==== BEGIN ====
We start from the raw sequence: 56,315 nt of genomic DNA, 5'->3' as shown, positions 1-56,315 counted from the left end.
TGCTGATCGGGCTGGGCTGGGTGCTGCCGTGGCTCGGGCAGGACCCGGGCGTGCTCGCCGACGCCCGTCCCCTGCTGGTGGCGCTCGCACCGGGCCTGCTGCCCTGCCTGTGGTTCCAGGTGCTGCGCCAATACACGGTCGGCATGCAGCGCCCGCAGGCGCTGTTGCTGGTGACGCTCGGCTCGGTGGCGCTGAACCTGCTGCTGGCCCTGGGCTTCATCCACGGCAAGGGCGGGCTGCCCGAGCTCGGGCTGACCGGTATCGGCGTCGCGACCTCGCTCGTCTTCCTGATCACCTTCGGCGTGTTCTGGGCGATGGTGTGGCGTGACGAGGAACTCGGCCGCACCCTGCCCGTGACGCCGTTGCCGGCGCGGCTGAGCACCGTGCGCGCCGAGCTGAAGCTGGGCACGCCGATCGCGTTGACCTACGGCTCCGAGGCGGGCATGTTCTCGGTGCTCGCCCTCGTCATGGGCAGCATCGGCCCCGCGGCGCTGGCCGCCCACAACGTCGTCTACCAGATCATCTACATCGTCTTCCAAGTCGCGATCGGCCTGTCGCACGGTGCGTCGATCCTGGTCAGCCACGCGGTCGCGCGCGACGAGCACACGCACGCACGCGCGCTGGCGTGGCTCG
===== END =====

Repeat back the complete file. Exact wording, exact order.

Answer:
We start from the raw sequence: 56,315 nt of genomic DNA, 5'->3' as shown, positions 1-56,315 counted from the left end.
TGCTGATCGGGCTGGGCTGGGTGCTGCCGTGGCTCGGGCAGGACCCGGGCGTGCTCGCCGACGCCCGTCCCCTGCTGGTGGCGCTCGCACCGGGCCTGCTGCCCTGCCTGTGGTTCCAGGTGCTGCGCCAATACACGGTCGGCATGCAGCGCCCGCAGGCGCTGTTGCTGGTGACGCTCGGCTCGGTGGCGCTGAACCTGCTGCTGGCCCTGGGCTTCATCCACGGCAAGGGCGGGCTGCCCGAGCTCGGGCTGACCGGTATCGGCGTCGCGACCTCGCTCGTCTTCCTGATCACCTTCGGCGTGTTCTGGGCGATGGTGTGGCGTGACGAGGAACTCGGCCGCACCCTGCCCGTGACGCCGTTGCCGGCGCGGCTGAGCACCGTGCGCGCCGAGCTGAAGCTGGGCACGCCGATCGCGTTGACCTACGGCTCCGAGGCGGGCATGTTCTCGGTGCTCGCCCTCGTCATGGGCAGCATCGGCCCCGCGGCGCTGGCCGCCCACAACGTCGTCTACCAGATCATCTACATCGTCTTCCAAGTCGCGATCGGCCTGTCGCACGGTGCGTCGATCCTGGTCAGCCACGCGGTCGCGCGCGACGAGCACACGCACGCACGCGCGCTGGCGTGGCTCG